9 Reasons to Love the Amazing Snow Monkey

ThinkStock
ThinkStock

Snow monkeys (also known as Japanese macaques) are a cute, fun-loving bunch. Adorable as they may be, there’s much more to this primate than just a pretty face.

1. They Are Social Creatures (Very Social)

Snow monkeys live in groups called “troops,” which can include up to 500 of the primates (although it’s usually closer to 100). Things get crowded, but are largely kept in order because…

2. Female Snow Monkeys Run the Show

While males end up leaving the troops around the age of four, their female counterparts stick around for their entire lives. The females are responsible for socialization and are to thank for keeping the multiple families within each troop in line.

3. They’re Big on Collaborative Grooming

Snow monkeys groom each other for more than just cleanliness—it’s also their way of hanging out and being social. In fact, almost one-third of a snow monkey’s day is spent grooming other members of the troop (compared to the 1% of the day they spend cleaning themselves).

4. They Know How to Chill

Snow monkeys are world-famous spa-lovers. They spend tons of time bathing in hot springs with their friends and family and, like humans, dig the aprés ski lifestyle.

5. They Monkey Around

When not grooming or bathing, snow monkeys have been observed having some rambunctious fun—they occasionally roll and throw snowballs around.

6. They Are Real Chatterboxes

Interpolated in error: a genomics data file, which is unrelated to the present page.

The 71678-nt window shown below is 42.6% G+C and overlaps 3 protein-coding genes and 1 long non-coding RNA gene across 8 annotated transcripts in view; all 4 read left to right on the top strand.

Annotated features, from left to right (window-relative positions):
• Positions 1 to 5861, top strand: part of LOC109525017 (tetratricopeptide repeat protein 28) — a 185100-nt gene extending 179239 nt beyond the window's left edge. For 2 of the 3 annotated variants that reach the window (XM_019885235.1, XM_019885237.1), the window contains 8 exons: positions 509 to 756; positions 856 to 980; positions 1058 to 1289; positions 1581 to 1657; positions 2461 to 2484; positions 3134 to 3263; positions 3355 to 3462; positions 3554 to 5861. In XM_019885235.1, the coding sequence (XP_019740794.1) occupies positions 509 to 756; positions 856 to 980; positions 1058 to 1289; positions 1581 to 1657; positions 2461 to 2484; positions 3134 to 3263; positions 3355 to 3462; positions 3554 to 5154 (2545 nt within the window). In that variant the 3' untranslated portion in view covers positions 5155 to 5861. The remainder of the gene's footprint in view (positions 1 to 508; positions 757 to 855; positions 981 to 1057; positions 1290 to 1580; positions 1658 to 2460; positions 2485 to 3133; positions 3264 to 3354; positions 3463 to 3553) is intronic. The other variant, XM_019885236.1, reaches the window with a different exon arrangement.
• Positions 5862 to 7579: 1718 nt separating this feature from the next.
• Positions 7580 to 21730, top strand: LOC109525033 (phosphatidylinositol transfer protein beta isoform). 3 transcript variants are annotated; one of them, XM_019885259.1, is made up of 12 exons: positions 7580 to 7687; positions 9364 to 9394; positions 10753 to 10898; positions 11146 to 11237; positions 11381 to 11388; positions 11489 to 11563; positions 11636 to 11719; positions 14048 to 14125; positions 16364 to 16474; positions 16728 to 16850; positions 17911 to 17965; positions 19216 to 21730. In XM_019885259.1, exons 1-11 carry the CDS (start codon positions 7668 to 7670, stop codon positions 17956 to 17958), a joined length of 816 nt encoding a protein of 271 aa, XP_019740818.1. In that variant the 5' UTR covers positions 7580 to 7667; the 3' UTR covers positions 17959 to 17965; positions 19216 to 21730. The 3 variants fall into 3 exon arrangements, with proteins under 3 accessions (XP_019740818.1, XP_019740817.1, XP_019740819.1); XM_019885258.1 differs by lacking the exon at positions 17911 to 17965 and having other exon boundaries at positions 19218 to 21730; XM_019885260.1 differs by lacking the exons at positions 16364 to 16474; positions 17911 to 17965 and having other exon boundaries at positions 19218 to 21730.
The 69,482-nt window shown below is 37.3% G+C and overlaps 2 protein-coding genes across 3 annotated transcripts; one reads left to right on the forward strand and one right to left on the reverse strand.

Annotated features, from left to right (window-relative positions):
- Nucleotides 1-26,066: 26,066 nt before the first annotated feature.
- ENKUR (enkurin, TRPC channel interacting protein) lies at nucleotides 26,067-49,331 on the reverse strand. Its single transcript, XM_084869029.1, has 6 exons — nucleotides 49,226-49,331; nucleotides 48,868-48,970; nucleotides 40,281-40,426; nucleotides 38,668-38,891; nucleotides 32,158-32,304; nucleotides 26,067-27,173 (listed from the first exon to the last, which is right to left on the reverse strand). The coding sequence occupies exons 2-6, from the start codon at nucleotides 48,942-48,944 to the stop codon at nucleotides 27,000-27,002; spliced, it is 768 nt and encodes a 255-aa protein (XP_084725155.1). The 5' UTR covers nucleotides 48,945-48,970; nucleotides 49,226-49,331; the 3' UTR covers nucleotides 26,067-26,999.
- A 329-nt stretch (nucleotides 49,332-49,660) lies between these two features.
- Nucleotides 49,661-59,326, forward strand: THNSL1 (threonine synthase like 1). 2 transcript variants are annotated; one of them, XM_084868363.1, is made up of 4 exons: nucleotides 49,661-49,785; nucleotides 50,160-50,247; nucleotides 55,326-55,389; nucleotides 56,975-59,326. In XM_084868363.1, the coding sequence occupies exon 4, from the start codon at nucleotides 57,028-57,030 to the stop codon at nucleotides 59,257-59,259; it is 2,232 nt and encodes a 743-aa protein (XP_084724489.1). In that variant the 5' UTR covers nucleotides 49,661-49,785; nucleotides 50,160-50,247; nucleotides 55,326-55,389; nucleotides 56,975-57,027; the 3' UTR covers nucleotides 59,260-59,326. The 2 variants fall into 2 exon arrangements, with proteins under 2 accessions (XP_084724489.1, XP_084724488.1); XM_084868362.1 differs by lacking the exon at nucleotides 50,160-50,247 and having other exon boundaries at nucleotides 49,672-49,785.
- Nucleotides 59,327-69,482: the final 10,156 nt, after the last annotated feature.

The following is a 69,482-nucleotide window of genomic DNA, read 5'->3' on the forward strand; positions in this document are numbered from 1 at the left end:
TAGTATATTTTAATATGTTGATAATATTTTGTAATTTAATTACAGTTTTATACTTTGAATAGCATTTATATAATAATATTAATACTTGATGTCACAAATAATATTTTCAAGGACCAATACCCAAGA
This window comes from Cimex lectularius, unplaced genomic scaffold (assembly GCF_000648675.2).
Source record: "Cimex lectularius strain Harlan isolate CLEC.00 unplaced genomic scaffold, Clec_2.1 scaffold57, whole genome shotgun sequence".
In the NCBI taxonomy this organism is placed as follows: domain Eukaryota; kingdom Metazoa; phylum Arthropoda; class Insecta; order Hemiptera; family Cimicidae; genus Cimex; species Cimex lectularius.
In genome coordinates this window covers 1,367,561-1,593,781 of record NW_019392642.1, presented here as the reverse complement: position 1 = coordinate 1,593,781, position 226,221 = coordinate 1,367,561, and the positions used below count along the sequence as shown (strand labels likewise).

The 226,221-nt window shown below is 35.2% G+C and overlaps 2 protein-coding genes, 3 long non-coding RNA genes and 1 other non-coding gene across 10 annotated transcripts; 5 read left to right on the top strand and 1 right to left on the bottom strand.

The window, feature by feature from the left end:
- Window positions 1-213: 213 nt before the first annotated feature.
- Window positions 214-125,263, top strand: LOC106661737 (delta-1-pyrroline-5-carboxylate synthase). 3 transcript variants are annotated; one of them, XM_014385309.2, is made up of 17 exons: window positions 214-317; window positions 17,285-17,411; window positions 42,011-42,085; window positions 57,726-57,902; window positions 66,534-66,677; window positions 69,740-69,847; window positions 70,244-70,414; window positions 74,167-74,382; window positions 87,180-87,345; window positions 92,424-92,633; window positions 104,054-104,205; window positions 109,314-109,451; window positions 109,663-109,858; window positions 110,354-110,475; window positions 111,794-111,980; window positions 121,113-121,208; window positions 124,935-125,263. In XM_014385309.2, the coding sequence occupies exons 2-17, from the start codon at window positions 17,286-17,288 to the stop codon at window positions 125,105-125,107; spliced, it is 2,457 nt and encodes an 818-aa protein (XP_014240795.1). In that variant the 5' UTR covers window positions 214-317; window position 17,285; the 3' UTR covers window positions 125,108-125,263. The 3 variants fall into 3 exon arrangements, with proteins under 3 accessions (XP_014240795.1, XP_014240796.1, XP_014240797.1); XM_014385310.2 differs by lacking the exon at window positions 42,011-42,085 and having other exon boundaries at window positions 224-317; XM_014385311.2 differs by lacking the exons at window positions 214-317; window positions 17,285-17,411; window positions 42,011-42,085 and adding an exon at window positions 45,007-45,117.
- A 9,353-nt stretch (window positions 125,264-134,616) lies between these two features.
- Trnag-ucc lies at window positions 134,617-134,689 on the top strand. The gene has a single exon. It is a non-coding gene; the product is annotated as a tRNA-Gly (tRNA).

Snow monkeys have multiple coos and calls for different situations. They have calls to alert others that it’s grooming time, ones to welcome new monkeys into the troop, and coos to calm aggressive individuals during squabbles. They often respond to these calls with their own coos and have little conversations throughout the day.

7. They Speak With Accents

Studies have shown that snow monkeys in one region will have differently pitched coos than those of troops miles away.

8. They Can Handle a Winter

With a range that extends as far north as the tip of the Japanese island of Honshu, snow monkeys live further north than any other primate except humans. Snow monkeys can handle temperatures that dip below 15 degrees F, but they probably complained about this year’s extra-cold winter, too.

9. They Are Smart, With a Capital “S”

Scientists once observed a female snow monkey washing dirt off a sweet potato before she ate it. Soon, her companions picked up on this behavior and began to clean their own food as well, behavior that’s only observed in raccoons, humans, and snow monkeys. They also appear to be foodies – the snow monkeys began seasoning the potatoes in seawater to give the food a tasty kick.

All images courtesy of Thinkstock

Some Fish Eggs Can Hatch After Being Pooped Out by Swans

iStock/olaser
iStock/olaser

A question that’s often baffled scientists is how certain species of fish can sometimes appear—and even proliferate—in isolated bodies of water not previously known to harbor them. A new study has demonstrated that the most unlikely explanation might actually be correct: It’s possible they fell from the sky.

Specifically, from the rear end of a swan.